A clip is disclosed for releasably holding an electrical connector socket in engagement with a plug securely soldered to a circuit board having first and second surfaces. The plug consists of at least two spaced pins maintained in relative position by a molded strip. The pins are bent at right angles and soldered to the circuit board and positioned so that the axes of the free ends of the pins extend parallel to and along the first surface of the circuit board. The clip includes a pair of generally parallel elongated legs each spaced approximately the width of the plug and each having first and second ends. A brace secured to each of the legs serves to hold the legs in relative alignment. The first end of each of the legs include means for engaging the plug and each second end has means for engaging the socket.

Preferably, the brace includes arms extending along and parallel to the axis of the legs for engaging the second surface of the circuit board thereby limiting relative movement between the clip and the circuit board.

Additionally, the clip includes a prong on each of the first ends of the legs with the prongs being oppositely positioned to grasp the molded strip of the plug. The second ends of the legs are flared to define camming surfaces which facilitate movement of the legs apart to allow engagement between the socket and the plug. The first end of each leg has a notch with the notches being oppositely disposed and serving to engage the socket to prevent disengagement of the socket from the plug.

THE DRAWING

FIG. 1 is a perspective view of a clip in combination with a connector plug mounted to a circuit board;

FIG. 2 is a front plan view of the apparatus of FIG. 1 in combination with a connector socket prior to engagement of the socket with the plug;

FIG. 3 is a front plan view similar to FIG. 2 with the connector plug and socket in engagement; and

FIG. 4 is a side view of the apparatus of FIG. 3 with the connector socket shown in phantom to more clearly illustrate the features of this invention.

DETAILED DESCRIPTION

As illustrated, a connector 10 with which clip 12 is designed to cooperate includes a plug 14 having two parallel rows of pins 16. The pins 16 are maintained in spaced parallel orientation by a molded plastic insulation strip 18 and soldered to a circuit board 19. The plug 14 is adapted to mate with a socket 22 to which a cable 24 is connected. Suitable connectors are manufactured and sold by Berg Electronics, a Division of DuPont Corporation, under the trademark "BergStik" and are described in their brochure "Panel Products 500 Bulletin".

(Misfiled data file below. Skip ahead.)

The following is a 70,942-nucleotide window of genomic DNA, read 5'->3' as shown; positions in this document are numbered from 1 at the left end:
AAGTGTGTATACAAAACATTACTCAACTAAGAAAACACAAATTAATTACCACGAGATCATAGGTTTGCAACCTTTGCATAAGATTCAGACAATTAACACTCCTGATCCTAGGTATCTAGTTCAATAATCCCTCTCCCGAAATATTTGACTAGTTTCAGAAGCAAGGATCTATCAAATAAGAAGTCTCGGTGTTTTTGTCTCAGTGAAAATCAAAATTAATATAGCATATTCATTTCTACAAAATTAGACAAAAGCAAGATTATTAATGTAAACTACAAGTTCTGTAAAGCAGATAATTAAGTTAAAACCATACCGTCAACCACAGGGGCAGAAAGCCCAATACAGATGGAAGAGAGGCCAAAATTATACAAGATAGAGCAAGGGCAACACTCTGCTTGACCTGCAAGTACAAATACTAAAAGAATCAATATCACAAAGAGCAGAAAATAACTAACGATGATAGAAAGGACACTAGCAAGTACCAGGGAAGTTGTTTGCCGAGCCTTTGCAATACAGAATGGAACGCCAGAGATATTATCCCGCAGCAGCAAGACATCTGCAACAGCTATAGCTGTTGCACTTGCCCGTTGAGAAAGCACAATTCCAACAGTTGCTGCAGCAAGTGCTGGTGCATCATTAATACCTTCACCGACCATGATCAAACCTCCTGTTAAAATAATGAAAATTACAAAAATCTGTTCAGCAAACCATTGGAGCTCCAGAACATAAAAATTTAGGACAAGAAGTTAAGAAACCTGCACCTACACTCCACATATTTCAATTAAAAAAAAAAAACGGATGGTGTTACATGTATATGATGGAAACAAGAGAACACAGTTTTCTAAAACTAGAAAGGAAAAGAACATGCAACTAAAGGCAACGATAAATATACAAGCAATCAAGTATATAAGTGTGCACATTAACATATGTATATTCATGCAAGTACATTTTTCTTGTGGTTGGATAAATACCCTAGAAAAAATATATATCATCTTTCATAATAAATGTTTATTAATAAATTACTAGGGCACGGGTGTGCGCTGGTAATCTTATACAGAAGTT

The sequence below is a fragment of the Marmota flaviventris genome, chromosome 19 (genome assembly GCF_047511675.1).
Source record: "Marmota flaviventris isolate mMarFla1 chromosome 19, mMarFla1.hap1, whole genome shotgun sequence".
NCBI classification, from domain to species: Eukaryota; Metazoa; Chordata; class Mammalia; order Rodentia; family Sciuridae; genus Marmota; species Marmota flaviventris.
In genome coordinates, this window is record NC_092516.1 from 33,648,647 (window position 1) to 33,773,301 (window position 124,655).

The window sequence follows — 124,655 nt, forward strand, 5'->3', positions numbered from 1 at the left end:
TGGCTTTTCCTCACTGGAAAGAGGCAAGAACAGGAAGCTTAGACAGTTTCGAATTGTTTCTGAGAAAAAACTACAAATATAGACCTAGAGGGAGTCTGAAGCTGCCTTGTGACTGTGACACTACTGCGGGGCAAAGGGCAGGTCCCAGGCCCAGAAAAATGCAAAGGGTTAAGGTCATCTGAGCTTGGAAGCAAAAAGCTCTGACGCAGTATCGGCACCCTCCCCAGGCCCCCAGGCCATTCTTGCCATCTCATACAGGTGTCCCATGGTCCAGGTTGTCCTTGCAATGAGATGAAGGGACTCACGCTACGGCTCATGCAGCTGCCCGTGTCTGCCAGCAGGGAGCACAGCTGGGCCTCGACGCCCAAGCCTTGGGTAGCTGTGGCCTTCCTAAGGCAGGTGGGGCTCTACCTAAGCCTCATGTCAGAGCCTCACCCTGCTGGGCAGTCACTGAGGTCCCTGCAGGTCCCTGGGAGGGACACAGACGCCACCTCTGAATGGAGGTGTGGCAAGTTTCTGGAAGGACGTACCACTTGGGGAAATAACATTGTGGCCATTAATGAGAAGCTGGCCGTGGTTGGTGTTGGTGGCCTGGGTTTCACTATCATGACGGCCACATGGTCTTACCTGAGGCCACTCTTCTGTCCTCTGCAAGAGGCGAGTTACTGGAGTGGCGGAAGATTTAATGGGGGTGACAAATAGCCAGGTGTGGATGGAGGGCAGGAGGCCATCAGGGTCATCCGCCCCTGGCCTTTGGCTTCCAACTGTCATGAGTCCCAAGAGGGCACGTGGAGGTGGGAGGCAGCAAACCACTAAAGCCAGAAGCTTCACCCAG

The clip 12 is molded of nylon or other yieldable insulating material and includes a pair of substantially parallel elongated legs 30 connected by means of a cross brace 32. The legs 30 are rectangular in cross-section. The ends of the legs 30 define inwardly projecting locking prongs 34 which serve to engage the insulating strip 18 of the plug 14 and thus hold the clip 12 secured to the plug 14 as will subsequently be more fully appreciated. The opposite ends of the legs 30 are flared outwardly as at 38 and define camming surfaces 40 which facilitate insertion and removal of the socket 22. Additionally, the inner surface of the legs 30, adjacent the flared ends thereof, define opposing notches 41. The notches 41 engage the end of the socket 22 to prevent unintentional disconnection from the plug 18. As illustrated, the brace 32 is positioned in approximately the center of the legs 30 and includes a pair of spacing members 42 having a thickness slightly greater than the thickness of the circuit card with which the clip is to be used. Extending parallel to the legs 30 and secured to the spacing members 42 are a pair of arms 44. The arms extend toward the plug locking prongs 34 and parallel to the axis of the legs 30. Extending transverse to the axis of the legs is an elongated support member 46.

Extending from the side of the legs 30 opposite the spacing members 42 are a pair of elongated fingers 48. The fingers 48 are in alignment along a common axis and cooperate with the circuit board 19 to define an access opening 50 which assures alignment between the socket 22 and the plug 14 during engagement.